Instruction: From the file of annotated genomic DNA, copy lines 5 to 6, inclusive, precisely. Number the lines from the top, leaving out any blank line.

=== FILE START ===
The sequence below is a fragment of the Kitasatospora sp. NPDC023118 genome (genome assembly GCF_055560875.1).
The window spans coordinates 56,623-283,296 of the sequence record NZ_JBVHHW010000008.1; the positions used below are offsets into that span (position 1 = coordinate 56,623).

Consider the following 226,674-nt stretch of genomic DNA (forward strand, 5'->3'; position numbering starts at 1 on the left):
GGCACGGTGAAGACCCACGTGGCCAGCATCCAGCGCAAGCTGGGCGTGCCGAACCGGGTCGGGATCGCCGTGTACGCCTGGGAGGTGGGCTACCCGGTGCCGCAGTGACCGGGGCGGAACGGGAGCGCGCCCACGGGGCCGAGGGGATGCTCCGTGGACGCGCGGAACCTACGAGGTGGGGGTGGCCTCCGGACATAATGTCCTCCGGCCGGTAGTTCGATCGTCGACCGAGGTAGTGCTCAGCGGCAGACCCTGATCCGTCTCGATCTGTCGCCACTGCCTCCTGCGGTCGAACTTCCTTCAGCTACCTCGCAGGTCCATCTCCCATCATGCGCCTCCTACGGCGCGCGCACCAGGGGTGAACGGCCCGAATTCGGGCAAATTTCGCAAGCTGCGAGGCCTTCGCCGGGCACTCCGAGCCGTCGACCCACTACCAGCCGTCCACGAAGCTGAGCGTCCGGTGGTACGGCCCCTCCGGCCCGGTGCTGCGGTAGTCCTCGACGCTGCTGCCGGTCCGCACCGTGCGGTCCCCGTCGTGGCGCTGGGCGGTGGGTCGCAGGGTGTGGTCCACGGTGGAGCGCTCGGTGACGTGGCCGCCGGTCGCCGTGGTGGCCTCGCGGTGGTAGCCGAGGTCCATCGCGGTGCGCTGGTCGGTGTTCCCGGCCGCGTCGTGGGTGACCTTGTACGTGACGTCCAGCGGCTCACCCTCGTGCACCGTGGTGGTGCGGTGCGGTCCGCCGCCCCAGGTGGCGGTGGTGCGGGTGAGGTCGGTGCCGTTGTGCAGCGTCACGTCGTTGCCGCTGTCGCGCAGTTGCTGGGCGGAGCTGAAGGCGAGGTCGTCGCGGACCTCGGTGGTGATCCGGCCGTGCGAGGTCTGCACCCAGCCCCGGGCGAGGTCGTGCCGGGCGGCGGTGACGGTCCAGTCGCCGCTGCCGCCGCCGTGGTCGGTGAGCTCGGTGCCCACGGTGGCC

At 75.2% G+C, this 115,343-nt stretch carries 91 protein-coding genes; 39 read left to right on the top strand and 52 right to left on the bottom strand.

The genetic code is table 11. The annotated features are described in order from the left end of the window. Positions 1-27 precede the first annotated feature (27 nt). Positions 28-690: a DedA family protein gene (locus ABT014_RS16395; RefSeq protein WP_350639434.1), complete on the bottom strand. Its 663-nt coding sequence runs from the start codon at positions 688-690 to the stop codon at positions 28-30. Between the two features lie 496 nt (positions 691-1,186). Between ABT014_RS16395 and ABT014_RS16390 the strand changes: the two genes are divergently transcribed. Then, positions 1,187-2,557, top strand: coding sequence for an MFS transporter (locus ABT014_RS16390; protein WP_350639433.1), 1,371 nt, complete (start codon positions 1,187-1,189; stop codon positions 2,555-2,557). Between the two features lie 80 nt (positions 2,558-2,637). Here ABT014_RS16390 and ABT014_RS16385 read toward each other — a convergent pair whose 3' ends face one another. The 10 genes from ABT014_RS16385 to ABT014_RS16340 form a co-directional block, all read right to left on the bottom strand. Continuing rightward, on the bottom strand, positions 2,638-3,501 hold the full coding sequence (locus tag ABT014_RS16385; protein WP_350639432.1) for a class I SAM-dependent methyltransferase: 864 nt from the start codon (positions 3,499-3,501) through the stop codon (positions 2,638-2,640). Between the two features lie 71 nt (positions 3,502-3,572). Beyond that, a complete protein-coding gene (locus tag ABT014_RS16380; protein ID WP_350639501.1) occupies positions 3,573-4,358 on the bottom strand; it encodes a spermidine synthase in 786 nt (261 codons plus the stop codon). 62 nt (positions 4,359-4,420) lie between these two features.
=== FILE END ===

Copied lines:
At 75.2% G+C, this 115,343-nt stretch carries 91 protein-coding genes; 39 read left to right on the top strand and 52 right to left on the bottom strand.

The genetic code is table 11. The annotated features are described in order from the left end of the window. Positions 1-27 precede the first annotated feature (27 nt). Positions 28-690: a DedA family protein gene (locus ABT014_RS16395; RefSeq protein WP_350639434.1), complete on the bottom strand. Its 663-nt coding sequence runs from the start codon at positions 688-690 to the stop codon at positions 28-30. Between the two features lie 496 nt (positions 691-1,186). Between ABT014_RS16395 and ABT014_RS16390 the strand changes: the two genes are divergently transcribed. Then, positions 1,187-2,557, top strand: coding sequence for an MFS transporter (locus ABT014_RS16390; protein WP_350639433.1), 1,371 nt, complete (start codon positions 1,187-1,189; stop codon positions 2,555-2,557). Between the two features lie 80 nt (positions 2,558-2,637). Here ABT014_RS16390 and ABT014_RS16385 read toward each other — a convergent pair whose 3' ends face one another. The 10 genes from ABT014_RS16385 to ABT014_RS16340 form a co-directional block, all read right to left on the bottom strand. Continuing rightward, on the bottom strand, positions 2,638-3,501 hold the full coding sequence (locus tag ABT014_RS16385; protein WP_350639432.1) for a class I SAM-dependent methyltransferase: 864 nt from the start codon (positions 3,499-3,501) through the stop codon (positions 2,638-2,640). Between the two features lie 71 nt (positions 3,502-3,572). Beyond that, a complete protein-coding gene (locus tag ABT014_RS16380; protein ID WP_350639501.1) occupies positions 3,573-4,358 on the bottom strand; it encodes a spermidine synthase in 786 nt (261 codons plus the stop codon). 62 nt (positions 4,359-4,420) lie between these two features.